|Researchers Find Antibiotic Resistance in Ancient DNA|
|By NICHOLAS WADE, New York Times|
|Thursday, 01 September 2011 10:36|
Antibiotics, before they became used as drugs, were natural products. The new finding is the first direct evidence that antibiotic resistance is a widespread natural phenomenon that preceded the modern medical use of antibiotics.
“The fact that the genes for resistance are so ancient and widespread means there is no easy solution to the problem of resistance — we will never invent a super-antibiotic that clears everything up,” said Martin J. Blaser, a microbiologist at New York University.
DNA from the ancient bacteria was analyzed by Gerard D. Wright of McMaster University in Ontario. A colleague who works on ancient DNA, Hendrik N. Poinar, told him of a site at Bear Creek in the Yukon Territory in Canada where ancient DNA could be found uncontaminated by anything from the modern world.
Dr. Wright’s team gathered DNA from a layer of mud about 20 feet beneath the surface. The mud was once the sediment around the edge of an ancient lake. Right above the mud layer lies a layer of volcanic ash deposited 30,000 years ago. The site had evidently been shielded from contamination because it contained DNA from ice-age animals like the mammoth, and none from contemporary species like elk or moose.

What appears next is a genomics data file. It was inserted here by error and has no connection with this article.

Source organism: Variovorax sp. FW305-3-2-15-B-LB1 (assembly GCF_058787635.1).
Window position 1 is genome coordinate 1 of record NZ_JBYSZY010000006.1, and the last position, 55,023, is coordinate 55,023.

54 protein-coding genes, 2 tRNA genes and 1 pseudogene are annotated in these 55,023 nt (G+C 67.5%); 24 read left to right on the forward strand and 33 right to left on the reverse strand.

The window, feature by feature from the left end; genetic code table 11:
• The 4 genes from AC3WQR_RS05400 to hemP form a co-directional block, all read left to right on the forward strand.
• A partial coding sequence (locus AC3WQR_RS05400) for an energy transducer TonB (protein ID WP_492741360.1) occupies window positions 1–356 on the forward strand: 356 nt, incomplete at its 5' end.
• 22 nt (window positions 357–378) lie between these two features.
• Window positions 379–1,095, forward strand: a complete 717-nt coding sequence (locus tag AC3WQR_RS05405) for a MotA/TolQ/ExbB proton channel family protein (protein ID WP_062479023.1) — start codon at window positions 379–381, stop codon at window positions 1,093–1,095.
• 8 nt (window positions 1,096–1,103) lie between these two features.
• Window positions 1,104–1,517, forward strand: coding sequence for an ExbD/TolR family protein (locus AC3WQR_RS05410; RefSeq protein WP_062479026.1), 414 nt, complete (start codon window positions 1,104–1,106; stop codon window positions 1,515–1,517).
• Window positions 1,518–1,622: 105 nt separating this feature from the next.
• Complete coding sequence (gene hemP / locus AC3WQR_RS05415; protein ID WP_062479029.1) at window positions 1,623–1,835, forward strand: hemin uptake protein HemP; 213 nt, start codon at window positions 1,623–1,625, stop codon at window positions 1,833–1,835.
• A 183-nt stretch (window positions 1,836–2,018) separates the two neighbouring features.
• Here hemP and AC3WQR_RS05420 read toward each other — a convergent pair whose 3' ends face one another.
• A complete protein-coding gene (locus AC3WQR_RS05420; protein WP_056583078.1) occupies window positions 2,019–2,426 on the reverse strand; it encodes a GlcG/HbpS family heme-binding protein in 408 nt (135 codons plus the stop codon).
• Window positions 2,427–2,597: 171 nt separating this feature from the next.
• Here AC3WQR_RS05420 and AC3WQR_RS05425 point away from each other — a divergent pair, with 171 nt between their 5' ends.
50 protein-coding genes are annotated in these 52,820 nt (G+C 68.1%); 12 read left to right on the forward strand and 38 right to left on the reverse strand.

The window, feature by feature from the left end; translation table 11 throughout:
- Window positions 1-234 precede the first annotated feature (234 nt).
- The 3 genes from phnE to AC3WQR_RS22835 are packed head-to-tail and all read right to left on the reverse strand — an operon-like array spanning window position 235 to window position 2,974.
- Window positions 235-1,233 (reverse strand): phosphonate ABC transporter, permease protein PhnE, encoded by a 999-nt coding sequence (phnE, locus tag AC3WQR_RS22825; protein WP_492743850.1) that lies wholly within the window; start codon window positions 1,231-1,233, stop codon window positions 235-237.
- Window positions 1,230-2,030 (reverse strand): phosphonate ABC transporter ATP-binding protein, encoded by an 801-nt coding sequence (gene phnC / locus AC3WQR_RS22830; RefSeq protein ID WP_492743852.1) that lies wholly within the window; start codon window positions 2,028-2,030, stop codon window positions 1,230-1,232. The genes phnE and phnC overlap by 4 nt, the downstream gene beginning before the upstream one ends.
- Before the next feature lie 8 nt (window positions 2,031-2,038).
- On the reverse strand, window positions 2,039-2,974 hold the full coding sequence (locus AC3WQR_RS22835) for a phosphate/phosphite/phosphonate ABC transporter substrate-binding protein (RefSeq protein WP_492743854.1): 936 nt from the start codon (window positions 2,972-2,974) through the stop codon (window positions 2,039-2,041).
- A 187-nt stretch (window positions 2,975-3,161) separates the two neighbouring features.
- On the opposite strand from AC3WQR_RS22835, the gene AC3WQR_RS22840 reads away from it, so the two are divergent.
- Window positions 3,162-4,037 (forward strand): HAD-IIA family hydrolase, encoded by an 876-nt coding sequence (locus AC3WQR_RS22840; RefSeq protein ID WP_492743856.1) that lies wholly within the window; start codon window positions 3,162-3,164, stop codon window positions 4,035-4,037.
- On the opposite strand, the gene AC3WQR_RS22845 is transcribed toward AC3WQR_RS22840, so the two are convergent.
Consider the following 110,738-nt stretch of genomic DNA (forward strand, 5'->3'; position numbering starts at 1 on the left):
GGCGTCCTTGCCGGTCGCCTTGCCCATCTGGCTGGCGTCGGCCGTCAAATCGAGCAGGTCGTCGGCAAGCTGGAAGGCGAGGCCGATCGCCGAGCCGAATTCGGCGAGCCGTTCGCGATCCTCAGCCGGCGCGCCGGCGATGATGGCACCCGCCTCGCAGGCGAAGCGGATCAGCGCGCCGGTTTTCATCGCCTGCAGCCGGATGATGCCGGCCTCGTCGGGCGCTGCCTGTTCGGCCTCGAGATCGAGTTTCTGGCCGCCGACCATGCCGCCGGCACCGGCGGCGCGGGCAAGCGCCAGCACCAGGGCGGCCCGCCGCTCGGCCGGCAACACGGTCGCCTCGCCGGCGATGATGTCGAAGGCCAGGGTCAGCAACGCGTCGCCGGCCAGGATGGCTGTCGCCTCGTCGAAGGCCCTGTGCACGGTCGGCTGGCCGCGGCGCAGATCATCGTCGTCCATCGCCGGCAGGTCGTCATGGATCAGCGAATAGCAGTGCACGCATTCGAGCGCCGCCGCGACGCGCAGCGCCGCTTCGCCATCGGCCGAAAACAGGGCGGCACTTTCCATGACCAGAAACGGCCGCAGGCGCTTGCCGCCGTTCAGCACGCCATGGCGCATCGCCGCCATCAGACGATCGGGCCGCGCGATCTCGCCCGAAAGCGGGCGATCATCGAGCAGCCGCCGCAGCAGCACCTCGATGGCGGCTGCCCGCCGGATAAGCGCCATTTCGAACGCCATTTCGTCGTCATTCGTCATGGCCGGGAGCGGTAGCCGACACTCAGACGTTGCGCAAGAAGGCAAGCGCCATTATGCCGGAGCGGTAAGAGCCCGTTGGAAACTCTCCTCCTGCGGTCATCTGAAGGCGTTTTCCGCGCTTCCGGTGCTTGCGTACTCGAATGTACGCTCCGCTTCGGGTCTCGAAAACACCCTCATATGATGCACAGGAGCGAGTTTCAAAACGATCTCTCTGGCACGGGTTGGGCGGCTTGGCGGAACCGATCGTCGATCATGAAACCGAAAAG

The ancient bacteria in the sediments turned out to contain all the major genes that enable modern bacteria to resist antibiotics, Dr. Wright reports in Thursday’s issue of the journal Nature. He and his team grew the products specified by some of these ancient genes, showing that the resurrected proteins conferred resistance to antibiotics.
Antibiotics are substances produced by fungi, algae and bacteria for signaling and for defense. The inhabitants of this microbial world have also evolved genes that counteract antibiotics. After millions of years of chemical warfare, two classes of sophisticated genes have emerged, those that make antibiotics and those that... Read More From The New York Times